'Fifth of July' delivers

“The theater department is again presenting the groundbreaking and important work of an American playwright. Fifth of July opened last week in Guzzetta Hall’s Paul Sandefur Theatre as the opening half of the Lanford Wilson Festival. The play will continue through this weekend with 8 p.”

The theater department is again presenting the groundbreaking and important work of an American playwright.

Fifth of July opened last week in Guzzetta Hall’s Paul Sandefur Theatre as the opening half of the Lanford Wilson Festival. The play will continue through this weekend with 8 p.m. performances Thursday through Saturday while Wilson’s Hot L Baltimore is performed simultaneously in Kolbe Hall’s Paul A. Daum Theater.

The cast of Fifth of July faced a small audience Sunday afternoon, but those in attendance were treated to a first-class performance. Every actor – from Shirley (India Burton) the starry-eyed 13-year-old brimming with ambition to the wise old Aunt Sally (Nicci Faw) – delivered.

It was Wes (Robert Eric Round), however, who won the crowd over. Dressed in tie-dye, with big eyes peering out from under his shaggy mane, he stole nearly every scene.

In a loose, lighthearted moment, Wes recounted an Eskimo folk tale that Ken Talley (Anthony Dalton II) and John (Brad Cain) analyze, arguing that it is not, in fact, a folk tale. The interaction developed into the two mocking Wes’ mannerisms, speaking in a stoner drawl and flashing peace signs.

Ken is a man at odds with others but also with himself. As a disabled Vietnam veteran and an openly gay man, he is disillusioned about everything and everyone in his life.

In short order, however, Ken comes to terms with himself, those around him and his future. The lights go down on an optimistic note, with the Talley family looking to the future.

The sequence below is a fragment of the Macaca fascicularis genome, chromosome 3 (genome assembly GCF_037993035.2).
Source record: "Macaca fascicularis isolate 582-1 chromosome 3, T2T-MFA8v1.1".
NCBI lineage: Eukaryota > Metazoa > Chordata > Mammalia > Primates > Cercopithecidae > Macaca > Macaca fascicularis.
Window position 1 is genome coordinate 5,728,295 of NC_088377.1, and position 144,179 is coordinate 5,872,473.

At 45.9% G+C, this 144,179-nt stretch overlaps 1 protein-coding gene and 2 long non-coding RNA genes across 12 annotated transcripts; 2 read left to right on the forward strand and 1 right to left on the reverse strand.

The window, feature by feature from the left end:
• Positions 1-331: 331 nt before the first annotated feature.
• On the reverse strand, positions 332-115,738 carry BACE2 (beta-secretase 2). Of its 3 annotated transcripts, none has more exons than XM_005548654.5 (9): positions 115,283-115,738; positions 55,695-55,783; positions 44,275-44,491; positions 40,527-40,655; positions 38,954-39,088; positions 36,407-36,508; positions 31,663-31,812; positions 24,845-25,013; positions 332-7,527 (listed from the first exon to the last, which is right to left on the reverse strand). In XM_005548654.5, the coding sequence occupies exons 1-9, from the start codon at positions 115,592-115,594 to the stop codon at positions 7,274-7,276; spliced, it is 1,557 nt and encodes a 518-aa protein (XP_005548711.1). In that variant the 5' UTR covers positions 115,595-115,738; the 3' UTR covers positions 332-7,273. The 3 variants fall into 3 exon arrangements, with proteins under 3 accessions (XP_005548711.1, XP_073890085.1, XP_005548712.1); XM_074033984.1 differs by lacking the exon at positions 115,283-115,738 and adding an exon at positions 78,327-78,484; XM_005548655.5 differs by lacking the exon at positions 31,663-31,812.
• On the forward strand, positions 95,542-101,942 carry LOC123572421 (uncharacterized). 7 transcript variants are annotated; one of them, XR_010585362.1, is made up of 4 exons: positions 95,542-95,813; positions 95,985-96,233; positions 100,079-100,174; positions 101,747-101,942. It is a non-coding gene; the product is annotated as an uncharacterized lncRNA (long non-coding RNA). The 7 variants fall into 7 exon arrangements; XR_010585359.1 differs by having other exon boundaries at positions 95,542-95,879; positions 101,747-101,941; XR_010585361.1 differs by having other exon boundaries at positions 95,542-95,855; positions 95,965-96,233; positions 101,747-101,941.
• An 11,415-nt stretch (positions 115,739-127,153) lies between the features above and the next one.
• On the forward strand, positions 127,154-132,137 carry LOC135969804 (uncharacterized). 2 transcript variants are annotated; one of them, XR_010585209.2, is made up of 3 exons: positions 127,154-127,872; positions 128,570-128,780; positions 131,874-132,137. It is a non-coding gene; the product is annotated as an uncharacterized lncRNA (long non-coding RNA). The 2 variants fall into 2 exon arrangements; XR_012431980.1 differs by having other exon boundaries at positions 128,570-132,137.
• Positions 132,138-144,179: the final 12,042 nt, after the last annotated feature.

Wilson, a Pulitzer Prize winner, is widely considered a theater pioneer. In addition to the brilliance of his work, he is credited for giving a strong voice to gay men through the characters in his plays.

He and some friends started the Circle Repertory Company in New York City in 1969. One of those friends was Marshall Mason, the company’s original art director and the original director of both Fifth of July and Hot L Baltimore.

Mason is currently conducting a residency at the University of Akron. He will be on campus Tuesday, conducting a play-writing workshop. It will be open to the public.

As the guest of honor, Mason will be on hand at a 7 p.m. reception in the Guzzetta Atrium prior to Thursday’s performance of Fifth of July. He will discuss the play afterward.

Mason will also lead a discussion of Hot L Baltimore following Friday’s performance in the Daum Theatre.

Hot L Baltimore opens Thursday, with performances scheduled through the weekend, culminating with a 2 p.m. Sunday matinee. Three more performances are scheduled for Oct. 18-20 at 8 p.m.


” #1.1361704:2256903807.jpg:20071009LWilson.jpg:John Landis (Brad Cain), Jed Jenkins (Robert Grant III) and Kenneth Talley, Jr. (Anthony Dalton II) perform in Lanford Wilson’s ‘Fifth of July,’ which runs through Oct. 13.:COURTESY UNIVERSITY THEATRE”